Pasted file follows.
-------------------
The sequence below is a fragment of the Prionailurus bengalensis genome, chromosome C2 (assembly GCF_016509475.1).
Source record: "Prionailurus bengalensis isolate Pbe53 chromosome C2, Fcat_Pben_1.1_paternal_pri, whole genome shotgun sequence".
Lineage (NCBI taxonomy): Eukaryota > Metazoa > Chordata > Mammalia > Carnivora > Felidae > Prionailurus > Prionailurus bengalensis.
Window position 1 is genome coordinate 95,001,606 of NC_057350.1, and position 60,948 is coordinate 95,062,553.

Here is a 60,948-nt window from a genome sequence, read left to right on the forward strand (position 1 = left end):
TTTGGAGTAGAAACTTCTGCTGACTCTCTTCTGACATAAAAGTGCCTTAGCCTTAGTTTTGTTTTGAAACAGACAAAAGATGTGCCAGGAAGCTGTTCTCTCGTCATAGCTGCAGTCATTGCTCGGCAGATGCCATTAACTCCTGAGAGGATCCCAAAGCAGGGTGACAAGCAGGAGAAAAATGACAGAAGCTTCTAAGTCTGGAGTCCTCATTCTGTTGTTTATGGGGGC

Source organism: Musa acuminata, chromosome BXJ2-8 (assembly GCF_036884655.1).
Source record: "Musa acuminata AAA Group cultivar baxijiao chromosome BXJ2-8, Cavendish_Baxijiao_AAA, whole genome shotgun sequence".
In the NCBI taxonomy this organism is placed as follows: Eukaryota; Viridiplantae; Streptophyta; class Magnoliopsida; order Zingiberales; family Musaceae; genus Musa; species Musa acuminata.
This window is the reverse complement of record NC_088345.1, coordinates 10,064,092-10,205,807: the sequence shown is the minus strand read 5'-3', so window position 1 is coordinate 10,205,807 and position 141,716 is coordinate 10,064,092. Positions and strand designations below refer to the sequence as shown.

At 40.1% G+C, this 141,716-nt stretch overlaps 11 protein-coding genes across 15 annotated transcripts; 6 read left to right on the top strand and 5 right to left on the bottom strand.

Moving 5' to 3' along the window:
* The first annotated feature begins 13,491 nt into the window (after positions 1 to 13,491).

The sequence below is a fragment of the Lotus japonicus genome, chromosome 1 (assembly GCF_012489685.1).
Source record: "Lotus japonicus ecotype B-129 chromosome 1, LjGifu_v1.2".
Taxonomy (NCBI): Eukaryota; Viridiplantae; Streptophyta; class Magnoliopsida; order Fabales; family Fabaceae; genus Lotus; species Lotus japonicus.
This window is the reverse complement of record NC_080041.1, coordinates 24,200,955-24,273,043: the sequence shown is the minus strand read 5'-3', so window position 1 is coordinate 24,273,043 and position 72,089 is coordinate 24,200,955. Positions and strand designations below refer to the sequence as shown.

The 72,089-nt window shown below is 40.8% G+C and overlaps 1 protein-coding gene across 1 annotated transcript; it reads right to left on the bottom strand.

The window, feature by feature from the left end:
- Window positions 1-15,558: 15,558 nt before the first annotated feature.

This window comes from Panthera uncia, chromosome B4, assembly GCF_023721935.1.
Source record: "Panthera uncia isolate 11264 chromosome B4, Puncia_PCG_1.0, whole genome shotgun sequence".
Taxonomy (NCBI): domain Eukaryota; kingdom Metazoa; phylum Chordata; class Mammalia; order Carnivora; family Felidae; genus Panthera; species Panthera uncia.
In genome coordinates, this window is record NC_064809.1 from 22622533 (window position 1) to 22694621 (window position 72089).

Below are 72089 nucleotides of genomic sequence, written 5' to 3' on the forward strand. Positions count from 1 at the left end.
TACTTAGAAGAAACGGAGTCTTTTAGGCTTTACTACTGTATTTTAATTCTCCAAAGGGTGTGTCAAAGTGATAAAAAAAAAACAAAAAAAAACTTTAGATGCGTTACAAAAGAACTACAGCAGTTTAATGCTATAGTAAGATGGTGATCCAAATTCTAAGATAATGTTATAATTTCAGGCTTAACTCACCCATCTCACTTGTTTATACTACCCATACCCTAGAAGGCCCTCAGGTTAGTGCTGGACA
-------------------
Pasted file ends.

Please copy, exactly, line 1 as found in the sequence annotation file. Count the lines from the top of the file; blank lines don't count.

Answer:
The sequence below is a fragment of the Prionailurus bengalensis genome, chromosome C2 (assembly GCF_016509475.1).